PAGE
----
A movie about politics wouldn’t seem to be a candidate for a dynamic soundtrack, and the Dolby Digital 5.1 audio of Iron Lady fell into expected realms. This was a chatty flick, though it occasionally displayed lively elements. For instance, war or terrorist scenes provided good bombast. Those were rare, though, so good stereo music and general ambience ruled the day. These gave us a decent sense of place but rarely much more.

Audio quality satisfied. Music was full and rich, while effects showed nice clarity and accuracy. Speech – obviously an important factor here – appeared concise and crisp. Nothing here soared, but it all seemed positive.

Most of the DVD’s extras come via featurettes related to the film. We find Making The Iron Lady (12:20), Recreating the Young Margaret Thatcher (2:44), Denis: The Man Behind the Woman (2:34), Battle in the House of Commons (2:29) and Costume Design: Pearls and Power Suits (2:44). Across these, we hear from director Phyllida Lloyd, writer Abi Morgan, costume designer Colsolata Boyle, and actors Meryl Streep, Richard E. Grant, Anthony Head, Jim Broadbent, Harry Lloyd, Alexandra Roach, and Olivia Colman. The programs look at cast, characters and performances, camerawork and visual style, and costume design.

Don’t expect a whole lot of substance across these featurettes. “Costume Design” is probably the best of the bunch, as it packs decent punch into its brief running time, and “Making” is fairly useful as well. The others are more superficial – and often repeat the more informative points from “Making”. They go by quickly enough to be worth a look, but we don’t find a ton of strong details in these pieces.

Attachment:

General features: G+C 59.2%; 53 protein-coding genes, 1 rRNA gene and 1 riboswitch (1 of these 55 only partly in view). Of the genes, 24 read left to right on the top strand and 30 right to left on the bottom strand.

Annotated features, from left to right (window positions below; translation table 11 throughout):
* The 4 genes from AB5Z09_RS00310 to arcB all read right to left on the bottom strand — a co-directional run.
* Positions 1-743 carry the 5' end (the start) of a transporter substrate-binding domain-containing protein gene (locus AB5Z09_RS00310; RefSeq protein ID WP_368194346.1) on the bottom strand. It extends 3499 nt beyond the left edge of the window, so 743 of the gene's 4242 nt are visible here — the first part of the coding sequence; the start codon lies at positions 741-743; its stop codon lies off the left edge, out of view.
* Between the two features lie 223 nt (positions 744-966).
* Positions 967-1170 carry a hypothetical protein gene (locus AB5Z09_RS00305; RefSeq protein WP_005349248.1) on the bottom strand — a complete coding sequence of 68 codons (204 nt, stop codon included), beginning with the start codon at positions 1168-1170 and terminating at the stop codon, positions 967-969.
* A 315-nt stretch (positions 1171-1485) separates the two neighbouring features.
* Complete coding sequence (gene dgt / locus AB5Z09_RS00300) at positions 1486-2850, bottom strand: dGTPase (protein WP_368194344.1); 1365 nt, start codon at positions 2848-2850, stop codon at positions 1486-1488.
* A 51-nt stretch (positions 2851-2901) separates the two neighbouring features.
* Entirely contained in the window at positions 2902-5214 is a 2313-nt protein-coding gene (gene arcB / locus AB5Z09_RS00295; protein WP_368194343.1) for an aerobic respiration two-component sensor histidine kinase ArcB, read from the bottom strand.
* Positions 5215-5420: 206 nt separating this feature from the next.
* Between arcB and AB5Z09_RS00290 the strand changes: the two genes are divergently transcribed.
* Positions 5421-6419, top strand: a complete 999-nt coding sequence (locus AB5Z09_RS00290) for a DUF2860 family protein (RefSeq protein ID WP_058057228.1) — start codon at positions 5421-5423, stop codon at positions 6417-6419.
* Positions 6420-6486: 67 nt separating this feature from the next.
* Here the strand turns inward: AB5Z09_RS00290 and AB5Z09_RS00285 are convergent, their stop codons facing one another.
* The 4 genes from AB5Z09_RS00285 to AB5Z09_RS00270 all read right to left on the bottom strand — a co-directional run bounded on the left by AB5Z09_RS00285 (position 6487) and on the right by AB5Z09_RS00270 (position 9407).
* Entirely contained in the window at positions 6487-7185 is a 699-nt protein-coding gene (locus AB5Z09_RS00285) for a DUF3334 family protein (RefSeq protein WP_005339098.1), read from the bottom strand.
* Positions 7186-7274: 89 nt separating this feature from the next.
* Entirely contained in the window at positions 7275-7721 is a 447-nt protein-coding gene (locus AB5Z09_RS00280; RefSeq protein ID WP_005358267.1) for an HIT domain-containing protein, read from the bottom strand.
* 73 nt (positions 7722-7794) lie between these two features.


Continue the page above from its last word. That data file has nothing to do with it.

History Goes to the Cinema runs 18 minutes, three seconds and looks at five films: Iron Lady, My Week with Marilyn, WE, Coriolanus and The Artist. We find notes from Streep, USC School of Cinematic Arts Professor of Critical Studies Drew Casper, USC Professor of Public Diplomacy Nicholas Cull, filmmakers Madonna and Ralph Fiennes, Huntington Library Director of Research Steve Hindle, author John Campbell, film critic Wade Major, and actors Judi Dench, Michelle Williams, Andrea Riseborough, Gerard Butler, Malcolm McDowell and James Cromwell.

Going in to “History”, I expected nothing more than promotional fluff. And it delivers some of that, but it’s notably more informative than I anticipated. It includes decent notes about the various movies, so while its running time means it rushes through the films, it’s still pretty enjoyable.

The disc opens with ads for The Artist, WE, My Week With Marilyn, Anonymous and In the Land of Blood and Honey. No trailer for Iron Lady appears.

Though Meryl Streep earned a reasonably justified Best Actress Oscar for The Iron Lady, the movie itself is a moderate dud. While I don’t think it’s a bad film, it lacks much depth and tends to stagnate on the screen. The DVD comes with generally good picture and audio as well as some minor supplements. Give this one a look if you’re a Streep fan but don’t expect cinematic greatness.

Viewer Film Ratings: 1.0882 Stars Number of Votes: 34